I think you are getting a bit ahead of events. The last parliament did not last very long and its government started off with a majority. It is very possible there could be an election before schedule, especially if the government sees advantage.

    But even if it runs 5 years, I think there is a high likelihood Brexit will still be top of the list for voters. Nothing will have been settled by then. Even if brexit is cancelled, UKIP will be back in business. If it is still going through,it will take years to settle down

  24. Danny

    “I fear I cannot agree. The campaign was not a mistake but a referendum on hard Brexit. Whatever the result, the conservatives needed to know the mood of the nation before proceeding, and they got their answer.”

    That is absolute nonsense. Both the major parties in the 2017 election had manifesto’s commited to leaving the EU. The party most commited to fully leaving the EU won the most votes and the most seats. We are leaving, end of story. There is no such thing as “hard” Brexit we either leave the EU or we don’t. So called “soft” Brexit is not leaving the EU.

  25. @ Danny

    I hesitate to get into a Brexit discussion because that has what has put me off UKPR somewhat in the last year.

    Totally accept the possibility of another election although that would probably mean the Tories have thrown in the towel and decided that Labour should pick up any flack from the outcome. But surely if it does run the term, even if transitional arrangements are in place the outcome will have already have been negotiated and we will know exactly how the transition ends? I guess there could be something in manifestos about renegotiating the eventual trade treaty but I’d have thought that would be a long term thing and not something that could just be changed before the end of transition?

    Obviously I think the Brexit outcome will be the defining issue at the next election but I don’t think that is the same as the tactical voting in 2017 where some voters may have voted either to see Brexit through or to try and stop it. Next time it will just be about the economy and whether the Tories did a good job on the negotiations or not.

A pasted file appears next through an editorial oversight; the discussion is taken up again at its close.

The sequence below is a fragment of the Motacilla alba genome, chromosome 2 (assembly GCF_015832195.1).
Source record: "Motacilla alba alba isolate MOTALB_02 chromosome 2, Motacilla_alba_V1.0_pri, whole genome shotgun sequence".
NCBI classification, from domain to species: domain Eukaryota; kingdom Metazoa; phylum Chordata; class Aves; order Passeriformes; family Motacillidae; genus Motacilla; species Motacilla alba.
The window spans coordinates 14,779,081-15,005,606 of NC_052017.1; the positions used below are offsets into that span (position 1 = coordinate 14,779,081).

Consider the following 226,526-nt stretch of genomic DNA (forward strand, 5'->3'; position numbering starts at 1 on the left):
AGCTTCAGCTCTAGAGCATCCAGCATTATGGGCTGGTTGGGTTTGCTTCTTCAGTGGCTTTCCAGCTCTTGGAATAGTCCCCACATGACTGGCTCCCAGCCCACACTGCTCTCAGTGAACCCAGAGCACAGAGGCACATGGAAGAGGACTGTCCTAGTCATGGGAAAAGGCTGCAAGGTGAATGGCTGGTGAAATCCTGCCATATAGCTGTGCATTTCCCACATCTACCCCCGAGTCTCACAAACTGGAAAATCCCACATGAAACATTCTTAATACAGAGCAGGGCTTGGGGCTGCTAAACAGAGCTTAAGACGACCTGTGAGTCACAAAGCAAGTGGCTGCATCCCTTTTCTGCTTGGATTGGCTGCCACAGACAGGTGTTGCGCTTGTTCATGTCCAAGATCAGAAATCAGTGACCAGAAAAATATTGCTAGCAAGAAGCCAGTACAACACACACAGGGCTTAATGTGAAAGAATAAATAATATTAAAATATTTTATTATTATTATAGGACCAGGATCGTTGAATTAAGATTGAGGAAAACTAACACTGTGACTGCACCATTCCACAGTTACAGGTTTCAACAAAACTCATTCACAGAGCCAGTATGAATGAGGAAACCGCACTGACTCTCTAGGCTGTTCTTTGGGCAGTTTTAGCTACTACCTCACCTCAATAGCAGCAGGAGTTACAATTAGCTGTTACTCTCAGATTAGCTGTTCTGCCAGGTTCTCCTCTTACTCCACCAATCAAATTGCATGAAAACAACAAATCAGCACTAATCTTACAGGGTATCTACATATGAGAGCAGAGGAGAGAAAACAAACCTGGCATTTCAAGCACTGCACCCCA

26. PeteB

    Liked it! :-)

  27. @ Danny

    Rather than the GE being a referendum on Brexit, everything pointed to it being about marginalising opposition. Theresa May said it was opposition from without the Conservative party but I think it was pretty clear that the intra-party splits were the more significant…. as the current cabinet seems to reflect. If she had gained a large majority, she would have had flexibility to go either way without worrying about the europhiles or europhobes.

    My personal hunch is that she would have gone for a Brexit fudge similar to Hammond’s perpetual transition measures
    However, now we will never know.

  28. Pete B

    “Breaking News…….

    Despite Brexit:
    The sun still comes up every day
    The garden still looks nice
    The birds still sing
    Water still comes through the taps
    Electricity still works
    Cars still work
    Shops are still open
    ————————————
    Just thought you all ought to know. :-)”

    Don’t get too excited…Brexit hasn’t happened yet.

  29. Bet B

    Sorry, couldn’t help it – I’m just a glass half empty sort of person :)

    “The sun still comes up every day” – Loss of International co-operation on Climate Change will soon fix that.

    “The garden still looks nice.” – Lovely. Keep working at it.

    “The birds still sing “– Abolition of EU’s bossy environmental rules visavis GM and pesticides will soon fix that too.

    “Water still comes through the taps”; – but will it still be drinkable after the government has dispensed with EU inspired red tape?

    “Electricity still works”; – BG have just put up electricity prices by 12.5%. Irrelevant of course for those who can afford it.

    “Cars still work”,- but won’t be made in Britain for much longer.

    “Shops are still open” – well, some of them. Plenty of boarded up windows on our high street. When Brexit combines with the inevitable Credit Crunch for a hugely indebted nation, how many will be left?

  30. New thread

  31. new thread re BES

  32. The Other howard,
    “Both the major parties in the 2017 election had manifesto’s commited to leaving the EU.”

    No, they didnt. The conservatives had a manifesto where they stated they preferred no deal. Labour had a manifesto where they stated the economy comes first in deciding what sort -if any- Brexit to have.